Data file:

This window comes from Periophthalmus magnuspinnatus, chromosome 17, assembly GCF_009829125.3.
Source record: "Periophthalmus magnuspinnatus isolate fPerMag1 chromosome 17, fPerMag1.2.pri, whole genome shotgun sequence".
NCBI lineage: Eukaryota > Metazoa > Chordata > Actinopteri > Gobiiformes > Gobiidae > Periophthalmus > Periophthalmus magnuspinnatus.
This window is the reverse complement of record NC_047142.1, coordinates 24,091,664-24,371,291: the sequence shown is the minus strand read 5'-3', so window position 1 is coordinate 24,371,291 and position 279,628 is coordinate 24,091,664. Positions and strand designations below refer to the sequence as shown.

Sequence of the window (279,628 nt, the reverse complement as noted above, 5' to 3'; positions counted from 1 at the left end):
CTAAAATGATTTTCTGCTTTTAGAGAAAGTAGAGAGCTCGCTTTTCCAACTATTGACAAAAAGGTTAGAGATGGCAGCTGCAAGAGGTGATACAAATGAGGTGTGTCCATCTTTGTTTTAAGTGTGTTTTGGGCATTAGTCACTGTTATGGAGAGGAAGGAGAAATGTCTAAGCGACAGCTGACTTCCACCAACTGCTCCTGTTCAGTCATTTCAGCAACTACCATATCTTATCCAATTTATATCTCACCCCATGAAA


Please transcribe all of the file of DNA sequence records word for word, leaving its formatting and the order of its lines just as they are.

This window comes from Periophthalmus magnuspinnatus, chromosome 17, assembly GCF_009829125.3.
Source record: "Periophthalmus magnuspinnatus isolate fPerMag1 chromosome 17, fPerMag1.2.pri, whole genome shotgun sequence".
NCBI lineage: Eukaryota > Metazoa > Chordata > Actinopteri > Gobiiformes > Gobiidae > Periophthalmus > Periophthalmus magnuspinnatus.
This window is the reverse complement of record NC_047142.1, coordinates 24,091,664-24,371,291: the sequence shown is the minus strand read 5'-3', so window position 1 is coordinate 24,371,291 and position 279,628 is coordinate 24,091,664. Positions and strand designations below refer to the sequence as shown.

Sequence of the window (279,628 nt, the reverse complement as noted above, 5' to 3'; positions counted from 1 at the left end):
CTAAAATGATTTTCTGCTTTTAGAGAAAGTAGAGAGCTCGCTTTTCCAACTATTGACAAAAAGGTTAGAGATGGCAGCTGCAAGAGGTGATACAAATGAGGTGTGTCCATCTTTGTTTTAAGTGTGTTTTGGGCATTAGTCACTGTTATGGAGAGGAAGGAGAAATGTCTAAGCGACAGCTGACTTCCACCAACTGCTCCTGTTCAGTCATTTCAGCAACTACCATATCTTATCCAATTTATATCTCACCCCATGAAA